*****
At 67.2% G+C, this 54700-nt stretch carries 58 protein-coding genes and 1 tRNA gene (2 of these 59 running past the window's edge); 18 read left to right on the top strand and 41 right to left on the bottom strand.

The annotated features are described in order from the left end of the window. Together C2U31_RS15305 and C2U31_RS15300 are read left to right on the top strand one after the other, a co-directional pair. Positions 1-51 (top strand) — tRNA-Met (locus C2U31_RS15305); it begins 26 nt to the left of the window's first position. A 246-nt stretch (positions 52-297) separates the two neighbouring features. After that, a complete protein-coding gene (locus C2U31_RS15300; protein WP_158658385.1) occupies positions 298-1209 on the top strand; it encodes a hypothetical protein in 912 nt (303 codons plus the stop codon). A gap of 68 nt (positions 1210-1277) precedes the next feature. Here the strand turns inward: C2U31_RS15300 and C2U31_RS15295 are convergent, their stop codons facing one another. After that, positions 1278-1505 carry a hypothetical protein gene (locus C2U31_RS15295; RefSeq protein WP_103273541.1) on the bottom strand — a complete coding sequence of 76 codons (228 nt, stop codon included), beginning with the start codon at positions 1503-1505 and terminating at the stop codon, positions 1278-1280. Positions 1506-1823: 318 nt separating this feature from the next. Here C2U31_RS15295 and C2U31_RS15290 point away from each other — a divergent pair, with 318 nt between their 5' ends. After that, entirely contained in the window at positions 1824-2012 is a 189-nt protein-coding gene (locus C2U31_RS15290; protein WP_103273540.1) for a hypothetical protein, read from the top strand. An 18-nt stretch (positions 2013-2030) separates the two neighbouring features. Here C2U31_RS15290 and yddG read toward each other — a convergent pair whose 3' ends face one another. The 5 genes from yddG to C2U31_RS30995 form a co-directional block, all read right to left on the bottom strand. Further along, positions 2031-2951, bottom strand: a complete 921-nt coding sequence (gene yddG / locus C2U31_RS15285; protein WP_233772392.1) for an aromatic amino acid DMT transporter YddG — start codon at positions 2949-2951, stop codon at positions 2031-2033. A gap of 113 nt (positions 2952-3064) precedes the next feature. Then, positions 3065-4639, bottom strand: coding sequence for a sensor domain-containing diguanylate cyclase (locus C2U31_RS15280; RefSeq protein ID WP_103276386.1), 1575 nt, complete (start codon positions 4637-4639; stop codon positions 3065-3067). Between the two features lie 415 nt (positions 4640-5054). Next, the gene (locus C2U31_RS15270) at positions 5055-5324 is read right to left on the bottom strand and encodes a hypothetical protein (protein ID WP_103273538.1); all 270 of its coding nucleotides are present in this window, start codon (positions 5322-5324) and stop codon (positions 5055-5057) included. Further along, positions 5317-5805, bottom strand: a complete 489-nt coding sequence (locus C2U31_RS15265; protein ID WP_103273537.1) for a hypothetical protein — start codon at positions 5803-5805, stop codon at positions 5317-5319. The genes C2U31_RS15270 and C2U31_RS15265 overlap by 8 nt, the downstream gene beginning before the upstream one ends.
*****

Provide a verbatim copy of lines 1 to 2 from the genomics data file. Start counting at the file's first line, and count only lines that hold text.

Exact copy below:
At 67.2% G+C, this 54700-nt stretch carries 58 protein-coding genes and 1 tRNA gene (2 of these 59 running past the window's edge); 18 read left to right on the top strand and 41 right to left on the bottom strand.

The annotated features are described in order from the left end of the window. Together C2U31_RS15305 and C2U31_RS15300 are read left to right on the top strand one after the other, a co-directional pair. Positions 1-51 (top strand) — tRNA-Met (locus C2U31_RS15305); it begins 26 nt to the left of the window's first position. A 246-nt stretch (positions 52-297) separates the two neighbouring features. After that, a complete protein-coding gene (locus C2U31_RS15300; protein WP_158658385.1) occupies positions 298-1209 on the top strand; it encodes a hypothetical protein in 912 nt (303 codons plus the stop codon). A gap of 68 nt (positions 1210-1277) precedes the next feature. Here the strand turns inward: C2U31_RS15300 and C2U31_RS15295 are convergent, their stop codons facing one another. After that, positions 1278-1505 carry a hypothetical protein gene (locus C2U31_RS15295; RefSeq protein WP_103273541.1) on the bottom strand — a complete coding sequence of 76 codons (228 nt, stop codon included), beginning with the start codon at positions 1503-1505 and terminating at the stop codon, positions 1278-1280. Positions 1506-1823: 318 nt separating this feature from the next. Here C2U31_RS15295 and C2U31_RS15290 point away from each other — a divergent pair, with 318 nt between their 5' ends. After that, entirely contained in the window at positions 1824-2012 is a 189-nt protein-coding gene (locus C2U31_RS15290; protein WP_103273540.1) for a hypothetical protein, read from the top strand. An 18-nt stretch (positions 2013-2030) separates the two neighbouring features. Here C2U31_RS15290 and yddG read toward each other — a convergent pair whose 3' ends face one another. The 5 genes from yddG to C2U31_RS30995 form a co-directional block, all read right to left on the bottom strand. Further along, positions 2031-2951, bottom strand: a complete 921-nt coding sequence (gene yddG / locus C2U31_RS15285; protein WP_233772392.1) for an aromatic amino acid DMT transporter YddG — start codon at positions 2949-2951, stop codon at positions 2031-2033. A gap of 113 nt (positions 2952-3064) precedes the next feature. Then, positions 3065-4639, bottom strand: coding sequence for a sensor domain-containing diguanylate cyclase (locus C2U31_RS15280; RefSeq protein ID WP_103276386.1), 1575 nt, complete (start codon positions 4637-4639; stop codon positions 3065-3067). Between the two features lie 415 nt (positions 4640-5054). Next, the gene (locus C2U31_RS15270) at positions 5055-5324 is read right to left on the bottom strand and encodes a hypothetical protein (protein ID WP_103273538.1); all 270 of its coding nucleotides are present in this window, start codon (positions 5322-5324) and stop codon (positions 5055-5057) included. Further along, positions 5317-5805, bottom strand: a complete 489-nt coding sequence (locus C2U31_RS15265; protein ID WP_103273537.1) for a hypothetical protein — start codon at positions 5803-5805, stop codon at positions 5317-5319. The genes C2U31_RS15270 and C2U31_RS15265 overlap by 8 nt, the downstream gene beginning before the upstream one ends.